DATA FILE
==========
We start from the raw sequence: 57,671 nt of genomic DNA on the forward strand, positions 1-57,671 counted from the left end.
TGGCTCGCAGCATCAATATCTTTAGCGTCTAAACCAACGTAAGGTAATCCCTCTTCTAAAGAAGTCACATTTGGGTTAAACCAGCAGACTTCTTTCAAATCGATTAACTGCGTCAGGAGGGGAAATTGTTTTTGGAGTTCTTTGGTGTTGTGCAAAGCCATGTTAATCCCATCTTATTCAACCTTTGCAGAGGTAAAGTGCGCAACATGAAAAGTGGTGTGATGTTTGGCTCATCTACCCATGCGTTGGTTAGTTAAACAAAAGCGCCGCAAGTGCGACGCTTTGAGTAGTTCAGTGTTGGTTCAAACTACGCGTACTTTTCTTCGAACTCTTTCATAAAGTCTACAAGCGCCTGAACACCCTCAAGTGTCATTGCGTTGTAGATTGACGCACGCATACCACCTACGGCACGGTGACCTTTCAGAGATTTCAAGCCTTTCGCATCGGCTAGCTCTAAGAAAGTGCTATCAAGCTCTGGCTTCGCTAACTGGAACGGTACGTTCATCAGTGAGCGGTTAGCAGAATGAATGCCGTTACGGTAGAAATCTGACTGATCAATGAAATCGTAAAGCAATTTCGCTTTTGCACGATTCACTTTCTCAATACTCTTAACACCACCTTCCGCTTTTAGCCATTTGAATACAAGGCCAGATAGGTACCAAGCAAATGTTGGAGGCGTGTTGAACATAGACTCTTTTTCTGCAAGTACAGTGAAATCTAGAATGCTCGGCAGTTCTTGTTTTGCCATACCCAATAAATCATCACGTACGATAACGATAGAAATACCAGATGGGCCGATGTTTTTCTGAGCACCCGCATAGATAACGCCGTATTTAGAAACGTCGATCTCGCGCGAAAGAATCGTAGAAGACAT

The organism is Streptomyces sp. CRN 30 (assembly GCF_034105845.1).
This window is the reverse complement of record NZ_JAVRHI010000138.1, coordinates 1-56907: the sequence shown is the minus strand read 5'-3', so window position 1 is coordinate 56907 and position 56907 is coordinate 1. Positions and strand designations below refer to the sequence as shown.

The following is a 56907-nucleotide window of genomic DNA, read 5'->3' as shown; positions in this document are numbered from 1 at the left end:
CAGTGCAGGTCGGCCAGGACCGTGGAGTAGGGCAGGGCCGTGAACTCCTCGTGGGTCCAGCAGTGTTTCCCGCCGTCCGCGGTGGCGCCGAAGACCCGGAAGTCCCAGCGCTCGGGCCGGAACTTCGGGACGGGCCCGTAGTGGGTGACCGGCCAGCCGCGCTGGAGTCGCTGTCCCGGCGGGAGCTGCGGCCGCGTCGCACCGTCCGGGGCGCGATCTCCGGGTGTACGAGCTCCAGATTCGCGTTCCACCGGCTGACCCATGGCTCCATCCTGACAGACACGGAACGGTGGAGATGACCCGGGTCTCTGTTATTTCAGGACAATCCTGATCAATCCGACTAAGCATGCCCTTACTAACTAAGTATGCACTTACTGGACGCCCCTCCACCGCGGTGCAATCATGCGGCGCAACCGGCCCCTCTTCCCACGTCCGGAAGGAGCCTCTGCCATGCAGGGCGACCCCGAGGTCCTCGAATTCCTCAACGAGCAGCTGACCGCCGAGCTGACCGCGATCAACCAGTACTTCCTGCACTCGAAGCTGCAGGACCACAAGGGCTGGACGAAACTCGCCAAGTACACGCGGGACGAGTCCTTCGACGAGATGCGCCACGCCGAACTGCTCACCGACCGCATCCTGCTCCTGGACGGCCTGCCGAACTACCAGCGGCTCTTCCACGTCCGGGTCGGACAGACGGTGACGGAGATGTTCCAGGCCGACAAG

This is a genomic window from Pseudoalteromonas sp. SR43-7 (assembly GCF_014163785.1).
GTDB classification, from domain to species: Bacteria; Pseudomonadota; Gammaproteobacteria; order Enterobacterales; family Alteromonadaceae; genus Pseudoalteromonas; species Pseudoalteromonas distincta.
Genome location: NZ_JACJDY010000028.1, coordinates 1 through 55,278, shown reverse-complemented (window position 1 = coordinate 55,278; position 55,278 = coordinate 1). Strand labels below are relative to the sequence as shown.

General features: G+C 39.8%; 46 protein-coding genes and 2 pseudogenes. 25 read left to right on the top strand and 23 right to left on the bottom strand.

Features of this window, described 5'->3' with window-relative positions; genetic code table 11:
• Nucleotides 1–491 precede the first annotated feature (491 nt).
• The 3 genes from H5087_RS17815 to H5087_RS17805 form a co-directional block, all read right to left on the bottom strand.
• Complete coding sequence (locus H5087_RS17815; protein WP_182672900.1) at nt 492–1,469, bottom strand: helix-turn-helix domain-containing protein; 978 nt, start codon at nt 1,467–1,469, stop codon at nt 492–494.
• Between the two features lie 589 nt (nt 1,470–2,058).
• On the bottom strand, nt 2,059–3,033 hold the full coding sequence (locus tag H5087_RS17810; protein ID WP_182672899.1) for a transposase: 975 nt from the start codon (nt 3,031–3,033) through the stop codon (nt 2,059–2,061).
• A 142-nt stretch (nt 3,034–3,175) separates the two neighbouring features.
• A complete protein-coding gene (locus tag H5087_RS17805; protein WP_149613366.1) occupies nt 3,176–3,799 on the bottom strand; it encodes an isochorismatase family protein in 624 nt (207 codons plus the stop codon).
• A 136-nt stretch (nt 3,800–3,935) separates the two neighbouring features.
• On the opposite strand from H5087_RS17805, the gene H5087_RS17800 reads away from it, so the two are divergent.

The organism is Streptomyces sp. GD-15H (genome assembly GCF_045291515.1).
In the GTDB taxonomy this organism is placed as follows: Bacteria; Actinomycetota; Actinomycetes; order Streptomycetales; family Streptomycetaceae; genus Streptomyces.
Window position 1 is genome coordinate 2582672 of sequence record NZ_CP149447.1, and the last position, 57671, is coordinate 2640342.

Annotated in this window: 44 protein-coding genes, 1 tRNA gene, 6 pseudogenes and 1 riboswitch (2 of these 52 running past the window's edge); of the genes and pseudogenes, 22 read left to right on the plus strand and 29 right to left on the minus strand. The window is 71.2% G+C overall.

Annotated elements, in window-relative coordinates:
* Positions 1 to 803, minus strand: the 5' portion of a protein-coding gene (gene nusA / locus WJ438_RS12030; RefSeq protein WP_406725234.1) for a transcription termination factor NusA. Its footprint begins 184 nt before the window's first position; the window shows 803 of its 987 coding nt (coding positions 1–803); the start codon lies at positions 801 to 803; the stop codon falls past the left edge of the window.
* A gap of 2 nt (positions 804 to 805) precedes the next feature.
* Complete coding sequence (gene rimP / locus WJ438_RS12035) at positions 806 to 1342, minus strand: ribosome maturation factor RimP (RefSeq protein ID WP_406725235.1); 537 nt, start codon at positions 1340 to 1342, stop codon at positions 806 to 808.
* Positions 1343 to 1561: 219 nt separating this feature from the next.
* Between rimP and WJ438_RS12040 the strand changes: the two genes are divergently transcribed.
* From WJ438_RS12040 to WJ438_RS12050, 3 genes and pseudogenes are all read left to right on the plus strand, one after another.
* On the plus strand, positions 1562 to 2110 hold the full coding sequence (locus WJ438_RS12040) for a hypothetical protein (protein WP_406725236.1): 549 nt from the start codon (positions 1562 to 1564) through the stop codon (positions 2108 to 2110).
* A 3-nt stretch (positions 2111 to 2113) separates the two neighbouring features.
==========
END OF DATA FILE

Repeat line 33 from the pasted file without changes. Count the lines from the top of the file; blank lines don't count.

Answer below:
* A 3-nt stretch (positions 2111 to 2113) separates the two neighbouring features.